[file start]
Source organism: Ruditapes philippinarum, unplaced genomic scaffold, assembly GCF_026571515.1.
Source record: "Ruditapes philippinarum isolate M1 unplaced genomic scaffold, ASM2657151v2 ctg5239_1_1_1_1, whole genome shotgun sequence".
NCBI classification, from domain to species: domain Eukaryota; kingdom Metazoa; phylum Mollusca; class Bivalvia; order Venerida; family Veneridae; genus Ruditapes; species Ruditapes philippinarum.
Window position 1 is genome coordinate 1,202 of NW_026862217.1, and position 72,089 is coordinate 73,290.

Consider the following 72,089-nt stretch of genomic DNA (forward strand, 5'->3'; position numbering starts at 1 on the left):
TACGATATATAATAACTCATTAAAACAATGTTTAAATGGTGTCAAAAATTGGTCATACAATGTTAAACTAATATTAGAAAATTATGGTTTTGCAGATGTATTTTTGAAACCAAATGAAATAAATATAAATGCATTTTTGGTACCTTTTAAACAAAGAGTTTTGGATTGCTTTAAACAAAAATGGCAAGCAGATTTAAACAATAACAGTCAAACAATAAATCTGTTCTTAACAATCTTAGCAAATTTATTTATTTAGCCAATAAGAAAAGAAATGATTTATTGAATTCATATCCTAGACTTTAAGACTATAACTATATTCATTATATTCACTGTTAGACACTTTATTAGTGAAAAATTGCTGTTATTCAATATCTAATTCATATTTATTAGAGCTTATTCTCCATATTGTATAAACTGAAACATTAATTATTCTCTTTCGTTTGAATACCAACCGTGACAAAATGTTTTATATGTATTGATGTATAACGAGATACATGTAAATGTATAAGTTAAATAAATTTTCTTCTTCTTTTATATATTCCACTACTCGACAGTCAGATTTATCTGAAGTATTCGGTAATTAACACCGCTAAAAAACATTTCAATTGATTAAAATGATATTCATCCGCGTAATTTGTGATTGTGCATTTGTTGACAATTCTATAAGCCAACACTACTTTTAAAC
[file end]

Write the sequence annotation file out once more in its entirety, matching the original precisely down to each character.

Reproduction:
Source organism: Ruditapes philippinarum, unplaced genomic scaffold, assembly GCF_026571515.1.
Source record: "Ruditapes philippinarum isolate M1 unplaced genomic scaffold, ASM2657151v2 ctg5239_1_1_1_1, whole genome shotgun sequence".
NCBI classification, from domain to species: domain Eukaryota; kingdom Metazoa; phylum Mollusca; class Bivalvia; order Venerida; family Veneridae; genus Ruditapes; species Ruditapes philippinarum.
Window position 1 is genome coordinate 1,202 of NW_026862217.1, and position 72,089 is coordinate 73,290.

Consider the following 72,089-nt stretch of genomic DNA (forward strand, 5'->3'; position numbering starts at 1 on the left):
TACGATATATAATAACTCATTAAAACAATGTTTAAATGGTGTCAAAAATTGGTCATACAATGTTAAACTAATATTAGAAAATTATGGTTTTGCAGATGTATTTTTGAAACCAAATGAAATAAATATAAATGCATTTTTGGTACCTTTTAAACAAAGAGTTTTGGATTGCTTTAAACAAAAATGGCAAGCAGATTTAAACAATAACAGTCAAACAATAAATCTGTTCTTAACAATCTTAGCAAATTTATTTATTTAGCCAATAAGAAAAGAAATGATTTATTGAATTCATATCCTAGACTTTAAGACTATAACTATATTCATTATATTCACTGTTAGACACTTTATTAGTGAAAAATTGCTGTTATTCAATATCTAATTCATATTTATTAGAGCTTATTCTCCATATTGTATAAACTGAAACATTAATTATTCTCTTTCGTTTGAATACCAACCGTGACAAAATGTTTTATATGTATTGATGTATAACGAGATACATGTAAATGTATAAGTTAAATAAATTTTCTTCTTCTTTTATATATTCCACTACTCGACAGTCAGATTTATCTGAAGTATTCGGTAATTAACACCGCTAAAAAACATTTCAATTGATTAAAATGATATTCATCCGCGTAATTTGTGATTGTGCATTTGTTGACAATTCTATAAGCCAACACTACTTTTAAAC